• International Union of Wood, Wire and Metal Lathers (AFL-CIO)
  • Laborers International Union of North America (AFL-CIO)
  • Laundry, Cleaning and Dye Houseworkers International Union (Independent)
  • Longshoremen's and Warehousemen's International (Independent)
  • Retail Clerks International Association (AFL-CIO)
  • Retail, Wholesale and Department Store Union (AFL-CIO)
  • Seafarers International Union of North America (AFL-CIO)
  • Service Employees International Union (AFL-CIO)
  • Sheet Metal Workers International Association (AFL-CIO)
  • Textile Workers Union of America (AFL-CIO)
  • United Association of Journeymen and Apprentices of the Plumbing and Pipe Fitting Industry of the United States and Canada (AFL-CIO)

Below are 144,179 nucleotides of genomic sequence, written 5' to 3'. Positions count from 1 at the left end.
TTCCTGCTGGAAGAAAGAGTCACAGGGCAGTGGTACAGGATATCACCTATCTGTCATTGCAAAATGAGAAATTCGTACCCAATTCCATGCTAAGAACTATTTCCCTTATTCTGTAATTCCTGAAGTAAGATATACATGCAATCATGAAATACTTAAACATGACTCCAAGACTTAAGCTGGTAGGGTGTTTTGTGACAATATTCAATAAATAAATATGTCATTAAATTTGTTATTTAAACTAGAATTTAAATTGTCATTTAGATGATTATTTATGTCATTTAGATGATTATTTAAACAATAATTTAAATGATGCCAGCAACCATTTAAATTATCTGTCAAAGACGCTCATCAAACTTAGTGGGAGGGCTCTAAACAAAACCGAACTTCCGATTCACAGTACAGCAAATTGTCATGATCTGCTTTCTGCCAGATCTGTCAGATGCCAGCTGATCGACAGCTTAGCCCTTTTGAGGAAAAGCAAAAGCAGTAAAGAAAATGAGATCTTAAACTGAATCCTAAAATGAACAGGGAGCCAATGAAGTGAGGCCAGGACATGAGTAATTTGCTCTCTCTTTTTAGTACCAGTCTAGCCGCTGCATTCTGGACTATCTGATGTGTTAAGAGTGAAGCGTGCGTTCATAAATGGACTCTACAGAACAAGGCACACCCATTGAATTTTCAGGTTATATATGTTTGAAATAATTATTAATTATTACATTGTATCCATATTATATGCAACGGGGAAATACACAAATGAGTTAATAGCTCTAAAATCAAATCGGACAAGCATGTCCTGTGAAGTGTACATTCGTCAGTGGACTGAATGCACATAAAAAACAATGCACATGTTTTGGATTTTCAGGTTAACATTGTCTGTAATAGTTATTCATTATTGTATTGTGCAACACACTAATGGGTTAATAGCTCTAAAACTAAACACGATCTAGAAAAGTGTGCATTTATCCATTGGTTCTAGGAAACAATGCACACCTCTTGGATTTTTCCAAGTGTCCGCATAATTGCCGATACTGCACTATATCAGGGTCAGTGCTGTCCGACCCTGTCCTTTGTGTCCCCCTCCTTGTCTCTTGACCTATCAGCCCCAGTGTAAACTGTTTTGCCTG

• United Automobile, Aerospace and Agricultural Implement Workers of America (Independent)
  • United Brotherhood of Carpenters and Joiners of America (AFL-CIO)
  • United Furniture Workers of America (AFL-CIO)
  • United Hatters, Cap and Millinery Workers International Union (AFL-CIO)
  • United Paperworkers International Union (AFL-CIO)
  • United Steelworkers of America (AFL-CIO)


  1. This page is reproduced by permission of the Institute of Palestine Studies, granted on 25 February 2014. The Institute retains copyright of all material.
  2. 2.0 2.1 2.2 Karp: 96-97
  3. Washington Post, 29 August 1982
  4. Howard M. Sachar, A History of Israel, the Rise of Zionism to Our Time. New York: Alfred A. Knopf, 1982: 725.
  5. IBO, Israel Bond Forum, March 1983
  6. Jewish Week, 27 June 1982
  7. Jewish Week, 3 September 1982
  8. Edward Bernard Glick, The Triangular Connection: America, Israel and American Jews. London: George Allen and Unwin, 1982: 113-115